While shopping around for a new hard drive, I\'ve noticed that one of the features mentioned on all the boxes is the size of the hard drive\'s cache.
I\'m a little confused--I\'m not sure how a hard drive can have a cache--and wondering if I should get the hard drive with the largest cache possible for giga and for playing samples in general. (I\'m also a little puzzled by the small size of the caches. Some are 2 megs, some 8 megs. Assuming this is some kind of RAM cache, not much, given the size of today\'s files.)
Hi Jake, my understanding is that the data is collected from the drive into a buffer (cache) on the hard drive and then sent to the ram. I\'m not sure why really, but I guess simple logic dictates that a larger cache equals fewer trips back and forward and hence better performance.
Actually here is the Tech Target definition;
A disk cache is a mechanism for improving the time it takes to read from or write to a hard disk. Today, the disk cache is usually included as part of the hard disk. A disk cache can also be a specified portion of random access memory (RAM). The disk cache holds data that has recently been read and, in some cases, adjacent data areas that are likely to be accessed next. Write caching is also provided with some disk caches.
The other type of hardware cache inside your computer is cache memory.
After reading that I\'m thinking perhaps that hard drive caches were built so that ram didnt get used.
A physical hard drive cache can speed up transfers of small files that you are accessing a lot. Hard drive caches are optimized more for reading random data whereas an operating system cache is optimized more for high data transfer rates.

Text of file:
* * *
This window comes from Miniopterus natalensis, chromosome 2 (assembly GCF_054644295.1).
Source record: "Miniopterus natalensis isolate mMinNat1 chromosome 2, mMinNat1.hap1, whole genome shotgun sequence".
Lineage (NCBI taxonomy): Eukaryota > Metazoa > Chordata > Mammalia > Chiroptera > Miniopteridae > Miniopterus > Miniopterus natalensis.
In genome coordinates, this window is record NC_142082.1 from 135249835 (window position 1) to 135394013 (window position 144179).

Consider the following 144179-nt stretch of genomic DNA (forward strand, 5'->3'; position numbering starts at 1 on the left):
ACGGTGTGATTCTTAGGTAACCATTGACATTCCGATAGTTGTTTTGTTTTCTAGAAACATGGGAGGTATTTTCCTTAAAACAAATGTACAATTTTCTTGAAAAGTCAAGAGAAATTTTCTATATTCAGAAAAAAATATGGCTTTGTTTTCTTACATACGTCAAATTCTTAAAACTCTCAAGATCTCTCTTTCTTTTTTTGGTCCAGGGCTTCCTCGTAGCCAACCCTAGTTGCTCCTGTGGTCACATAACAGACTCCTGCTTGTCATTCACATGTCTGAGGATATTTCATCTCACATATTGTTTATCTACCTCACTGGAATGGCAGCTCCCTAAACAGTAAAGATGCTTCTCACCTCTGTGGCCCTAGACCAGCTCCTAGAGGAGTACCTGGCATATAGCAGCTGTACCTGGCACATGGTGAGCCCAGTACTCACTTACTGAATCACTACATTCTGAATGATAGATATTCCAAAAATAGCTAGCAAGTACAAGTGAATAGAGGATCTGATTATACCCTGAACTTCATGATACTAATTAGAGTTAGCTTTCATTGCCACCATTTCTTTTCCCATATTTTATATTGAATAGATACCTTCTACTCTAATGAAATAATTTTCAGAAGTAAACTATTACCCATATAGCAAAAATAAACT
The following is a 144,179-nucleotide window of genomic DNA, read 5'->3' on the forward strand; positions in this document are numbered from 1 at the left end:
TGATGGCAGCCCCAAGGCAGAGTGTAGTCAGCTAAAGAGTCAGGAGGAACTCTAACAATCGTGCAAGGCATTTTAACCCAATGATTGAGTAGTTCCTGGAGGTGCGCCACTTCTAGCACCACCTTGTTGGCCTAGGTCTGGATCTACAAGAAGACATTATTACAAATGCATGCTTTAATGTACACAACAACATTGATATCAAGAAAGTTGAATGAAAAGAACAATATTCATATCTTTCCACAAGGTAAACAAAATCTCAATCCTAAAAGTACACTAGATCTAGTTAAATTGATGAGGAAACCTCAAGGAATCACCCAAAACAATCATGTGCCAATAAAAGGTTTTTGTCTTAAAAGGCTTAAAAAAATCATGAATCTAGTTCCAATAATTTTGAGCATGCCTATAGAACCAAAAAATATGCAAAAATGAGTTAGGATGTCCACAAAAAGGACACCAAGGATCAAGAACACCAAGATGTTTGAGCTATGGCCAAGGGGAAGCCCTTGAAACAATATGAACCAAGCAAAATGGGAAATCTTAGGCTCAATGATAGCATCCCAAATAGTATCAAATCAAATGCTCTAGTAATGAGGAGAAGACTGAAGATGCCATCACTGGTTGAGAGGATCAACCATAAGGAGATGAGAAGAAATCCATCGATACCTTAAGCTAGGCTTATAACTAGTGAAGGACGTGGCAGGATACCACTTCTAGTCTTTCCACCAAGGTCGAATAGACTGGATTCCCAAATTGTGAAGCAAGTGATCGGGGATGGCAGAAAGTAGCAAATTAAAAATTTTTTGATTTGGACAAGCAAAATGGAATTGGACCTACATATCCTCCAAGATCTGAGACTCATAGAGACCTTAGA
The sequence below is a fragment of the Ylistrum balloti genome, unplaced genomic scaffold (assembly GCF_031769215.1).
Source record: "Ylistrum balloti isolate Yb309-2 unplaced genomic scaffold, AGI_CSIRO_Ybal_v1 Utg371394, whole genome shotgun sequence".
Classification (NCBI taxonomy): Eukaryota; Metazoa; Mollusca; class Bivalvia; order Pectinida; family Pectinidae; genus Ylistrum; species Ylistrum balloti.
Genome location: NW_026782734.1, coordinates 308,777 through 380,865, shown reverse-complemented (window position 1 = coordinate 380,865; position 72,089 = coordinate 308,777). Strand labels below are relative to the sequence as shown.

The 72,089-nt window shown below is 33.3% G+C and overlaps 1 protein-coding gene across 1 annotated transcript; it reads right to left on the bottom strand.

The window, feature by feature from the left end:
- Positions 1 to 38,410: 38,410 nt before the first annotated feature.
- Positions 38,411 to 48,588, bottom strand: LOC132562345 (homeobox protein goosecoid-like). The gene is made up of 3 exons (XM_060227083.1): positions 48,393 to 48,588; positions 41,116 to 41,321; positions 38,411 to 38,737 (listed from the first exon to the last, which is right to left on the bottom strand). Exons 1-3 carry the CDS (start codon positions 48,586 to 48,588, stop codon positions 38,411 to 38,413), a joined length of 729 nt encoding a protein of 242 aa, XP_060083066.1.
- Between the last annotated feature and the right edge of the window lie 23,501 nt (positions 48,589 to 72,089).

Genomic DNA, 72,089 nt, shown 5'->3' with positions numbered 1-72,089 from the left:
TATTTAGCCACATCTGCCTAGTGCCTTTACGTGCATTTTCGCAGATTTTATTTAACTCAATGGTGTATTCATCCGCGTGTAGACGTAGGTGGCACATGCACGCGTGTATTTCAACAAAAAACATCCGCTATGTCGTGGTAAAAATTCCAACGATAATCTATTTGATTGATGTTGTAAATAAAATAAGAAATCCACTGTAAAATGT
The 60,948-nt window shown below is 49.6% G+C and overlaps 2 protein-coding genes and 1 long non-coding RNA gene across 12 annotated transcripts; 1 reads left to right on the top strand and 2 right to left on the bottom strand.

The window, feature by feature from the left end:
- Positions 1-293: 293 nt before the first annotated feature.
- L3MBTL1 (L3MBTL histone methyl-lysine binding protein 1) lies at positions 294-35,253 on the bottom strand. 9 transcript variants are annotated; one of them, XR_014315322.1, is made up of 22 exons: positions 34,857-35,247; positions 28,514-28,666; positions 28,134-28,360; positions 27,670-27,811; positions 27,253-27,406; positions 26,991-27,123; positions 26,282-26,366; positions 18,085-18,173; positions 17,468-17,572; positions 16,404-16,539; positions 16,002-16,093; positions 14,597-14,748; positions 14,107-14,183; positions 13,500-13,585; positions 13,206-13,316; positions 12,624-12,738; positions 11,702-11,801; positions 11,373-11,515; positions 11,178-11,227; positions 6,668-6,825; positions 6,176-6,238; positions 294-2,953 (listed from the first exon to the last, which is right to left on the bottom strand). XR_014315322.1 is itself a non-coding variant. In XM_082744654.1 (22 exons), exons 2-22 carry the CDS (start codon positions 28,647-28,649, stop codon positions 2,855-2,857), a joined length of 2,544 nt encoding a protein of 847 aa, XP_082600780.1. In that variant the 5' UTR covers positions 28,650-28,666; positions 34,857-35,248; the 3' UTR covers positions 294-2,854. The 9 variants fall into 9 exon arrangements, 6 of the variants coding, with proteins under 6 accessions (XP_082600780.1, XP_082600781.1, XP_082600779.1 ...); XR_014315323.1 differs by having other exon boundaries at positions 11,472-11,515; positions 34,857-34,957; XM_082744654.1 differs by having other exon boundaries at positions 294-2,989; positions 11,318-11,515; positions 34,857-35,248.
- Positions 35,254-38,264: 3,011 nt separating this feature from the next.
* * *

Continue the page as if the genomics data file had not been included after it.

For Gigastudio, the difference in performance between a hard drive with a 2MB cache and an 8MB cache is negligible. Your most significant factor is always read seek times. That\'s why we always go with Hitachi drives in our systems -- they have the lowest seek times of all the parallel IDE drives.
In general, a larger cache in a hard drive does indeed improve performance. As stated elsewhere in this thread, average seek time is more important for Giga than cache size, but the larger cache size can still help. Think of it this way: If you go to the grocery store, you can carry more in a shopping cart than you can carry in your arms. If you\'re retrieving a large number of items, the cart cuts down on the number of trips you have to make to the checkout counter.
It\'s the same with a cache on a hard drive. The DMA controller is responsible for transferring the contents of the cache to your computer\'s RAM. Some number of physical operations must be carried out by that controller to make the transfer. Typically, it\'s little or no more expensive for the controller to transfer 8MB than it is to transfer 2MB. Fewer transfers equals faster performance.
But again, the faster seek time is more important for Giga because these transfers typically take less than 1ms. This means that spending an extra 5ms finding a sector on the hard drive can be as expensive as dozens of DMA transfers.